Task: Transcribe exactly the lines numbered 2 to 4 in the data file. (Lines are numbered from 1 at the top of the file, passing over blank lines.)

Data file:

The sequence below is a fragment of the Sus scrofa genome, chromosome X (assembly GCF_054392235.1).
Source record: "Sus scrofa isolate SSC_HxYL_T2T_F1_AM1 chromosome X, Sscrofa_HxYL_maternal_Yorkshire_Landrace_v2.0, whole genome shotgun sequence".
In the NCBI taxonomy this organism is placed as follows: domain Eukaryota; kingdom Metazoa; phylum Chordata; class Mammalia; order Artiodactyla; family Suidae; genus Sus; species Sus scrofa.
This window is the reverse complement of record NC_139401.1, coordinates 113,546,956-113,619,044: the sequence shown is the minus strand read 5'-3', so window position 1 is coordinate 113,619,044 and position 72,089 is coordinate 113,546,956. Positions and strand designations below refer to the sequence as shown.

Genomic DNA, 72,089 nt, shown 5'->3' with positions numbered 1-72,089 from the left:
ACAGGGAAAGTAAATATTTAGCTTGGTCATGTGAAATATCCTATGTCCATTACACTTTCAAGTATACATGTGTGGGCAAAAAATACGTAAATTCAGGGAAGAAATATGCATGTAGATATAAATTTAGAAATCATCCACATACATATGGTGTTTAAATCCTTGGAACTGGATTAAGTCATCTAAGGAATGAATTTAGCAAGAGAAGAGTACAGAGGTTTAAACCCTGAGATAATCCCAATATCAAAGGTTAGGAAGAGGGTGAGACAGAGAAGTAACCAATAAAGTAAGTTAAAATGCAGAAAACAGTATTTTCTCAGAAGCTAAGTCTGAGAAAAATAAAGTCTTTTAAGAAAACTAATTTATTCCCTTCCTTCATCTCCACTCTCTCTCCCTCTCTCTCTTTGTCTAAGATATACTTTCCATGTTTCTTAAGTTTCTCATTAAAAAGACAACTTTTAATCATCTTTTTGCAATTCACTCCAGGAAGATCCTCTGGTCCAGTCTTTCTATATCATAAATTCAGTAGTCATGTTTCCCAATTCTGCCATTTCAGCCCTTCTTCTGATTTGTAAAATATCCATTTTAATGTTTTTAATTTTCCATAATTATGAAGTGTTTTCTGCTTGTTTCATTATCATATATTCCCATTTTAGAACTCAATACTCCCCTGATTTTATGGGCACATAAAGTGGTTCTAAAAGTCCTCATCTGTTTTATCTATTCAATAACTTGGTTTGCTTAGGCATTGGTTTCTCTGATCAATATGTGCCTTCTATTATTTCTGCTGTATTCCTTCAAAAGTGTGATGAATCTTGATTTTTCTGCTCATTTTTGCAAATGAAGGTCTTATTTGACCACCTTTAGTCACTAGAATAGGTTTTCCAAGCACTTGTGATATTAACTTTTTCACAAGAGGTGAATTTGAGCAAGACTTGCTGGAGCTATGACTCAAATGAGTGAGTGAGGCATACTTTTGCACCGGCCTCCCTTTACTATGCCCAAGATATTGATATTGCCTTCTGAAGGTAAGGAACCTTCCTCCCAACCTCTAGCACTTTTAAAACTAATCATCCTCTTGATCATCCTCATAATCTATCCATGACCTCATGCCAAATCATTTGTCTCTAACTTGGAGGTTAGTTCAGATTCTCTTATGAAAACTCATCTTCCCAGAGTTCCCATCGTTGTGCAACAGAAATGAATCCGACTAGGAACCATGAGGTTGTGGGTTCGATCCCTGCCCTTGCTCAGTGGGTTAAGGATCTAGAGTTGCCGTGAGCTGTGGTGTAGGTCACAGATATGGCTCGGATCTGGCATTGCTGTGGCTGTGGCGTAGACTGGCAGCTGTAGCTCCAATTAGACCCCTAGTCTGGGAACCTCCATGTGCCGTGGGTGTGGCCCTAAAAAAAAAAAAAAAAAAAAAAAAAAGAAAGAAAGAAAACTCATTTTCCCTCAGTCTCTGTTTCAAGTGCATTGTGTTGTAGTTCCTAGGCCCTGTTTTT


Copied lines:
Source record: "Sus scrofa isolate SSC_HxYL_T2T_F1_AM1 chromosome X, Sscrofa_HxYL_maternal_Yorkshire_Landrace_v2.0, whole genome shotgun sequence".
In the NCBI taxonomy this organism is placed as follows: domain Eukaryota; kingdom Metazoa; phylum Chordata; class Mammalia; order Artiodactyla; family Suidae; genus Sus; species Sus scrofa.
This window is the reverse complement of record NC_139401.1, coordinates 113,546,956-113,619,044: the sequence shown is the minus strand read 5'-3', so window position 1 is coordinate 113,619,044 and position 72,089 is coordinate 113,546,956. Positions and strand designations below refer to the sequence as shown.